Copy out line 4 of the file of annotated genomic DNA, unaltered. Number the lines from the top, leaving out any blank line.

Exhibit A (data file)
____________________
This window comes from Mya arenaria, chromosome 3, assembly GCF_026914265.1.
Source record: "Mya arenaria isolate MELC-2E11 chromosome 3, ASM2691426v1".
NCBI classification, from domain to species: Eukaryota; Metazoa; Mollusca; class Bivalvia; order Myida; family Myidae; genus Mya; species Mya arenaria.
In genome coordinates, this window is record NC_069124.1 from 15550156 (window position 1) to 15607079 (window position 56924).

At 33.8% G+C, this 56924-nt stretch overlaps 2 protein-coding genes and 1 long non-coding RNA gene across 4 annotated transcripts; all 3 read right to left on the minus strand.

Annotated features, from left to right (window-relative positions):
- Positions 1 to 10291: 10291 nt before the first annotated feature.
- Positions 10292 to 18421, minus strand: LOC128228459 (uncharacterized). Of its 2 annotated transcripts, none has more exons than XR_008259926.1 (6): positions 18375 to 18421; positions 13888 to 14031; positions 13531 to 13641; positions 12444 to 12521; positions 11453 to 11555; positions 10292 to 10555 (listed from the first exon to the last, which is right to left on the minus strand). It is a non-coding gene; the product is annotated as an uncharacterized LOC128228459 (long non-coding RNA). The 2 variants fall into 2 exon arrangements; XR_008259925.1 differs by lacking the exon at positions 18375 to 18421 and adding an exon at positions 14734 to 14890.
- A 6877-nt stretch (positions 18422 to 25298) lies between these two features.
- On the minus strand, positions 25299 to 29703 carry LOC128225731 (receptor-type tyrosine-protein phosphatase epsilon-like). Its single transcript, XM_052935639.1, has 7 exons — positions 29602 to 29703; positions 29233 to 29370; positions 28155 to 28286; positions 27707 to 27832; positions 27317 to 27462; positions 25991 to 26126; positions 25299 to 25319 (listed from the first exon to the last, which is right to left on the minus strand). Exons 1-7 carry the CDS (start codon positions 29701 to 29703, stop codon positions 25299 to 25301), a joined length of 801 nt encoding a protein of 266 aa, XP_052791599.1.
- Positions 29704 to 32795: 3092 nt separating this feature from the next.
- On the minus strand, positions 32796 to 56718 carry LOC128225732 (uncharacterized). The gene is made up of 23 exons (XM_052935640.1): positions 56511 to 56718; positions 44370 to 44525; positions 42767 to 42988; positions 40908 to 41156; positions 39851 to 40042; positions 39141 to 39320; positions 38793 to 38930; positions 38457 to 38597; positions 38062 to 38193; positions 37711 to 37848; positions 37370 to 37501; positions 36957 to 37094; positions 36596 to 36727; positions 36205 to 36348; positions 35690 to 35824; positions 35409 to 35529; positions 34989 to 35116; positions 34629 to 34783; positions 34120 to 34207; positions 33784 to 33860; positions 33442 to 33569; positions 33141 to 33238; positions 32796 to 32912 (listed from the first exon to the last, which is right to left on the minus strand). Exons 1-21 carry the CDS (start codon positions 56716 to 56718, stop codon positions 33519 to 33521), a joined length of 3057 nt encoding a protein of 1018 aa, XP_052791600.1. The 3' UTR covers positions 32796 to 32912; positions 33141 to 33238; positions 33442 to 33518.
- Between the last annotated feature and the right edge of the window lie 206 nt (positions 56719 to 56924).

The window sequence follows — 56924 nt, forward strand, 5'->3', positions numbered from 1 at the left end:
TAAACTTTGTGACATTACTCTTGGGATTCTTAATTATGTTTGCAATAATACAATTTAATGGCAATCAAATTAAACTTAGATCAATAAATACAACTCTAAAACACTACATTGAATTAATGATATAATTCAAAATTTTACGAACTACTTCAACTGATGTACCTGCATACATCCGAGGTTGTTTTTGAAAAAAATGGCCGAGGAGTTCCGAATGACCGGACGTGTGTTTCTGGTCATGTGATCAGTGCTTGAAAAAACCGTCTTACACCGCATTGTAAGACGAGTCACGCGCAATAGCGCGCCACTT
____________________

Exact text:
In genome coordinates, this window is record NC_069124.1 from 15550156 (window position 1) to 15607079 (window position 56924).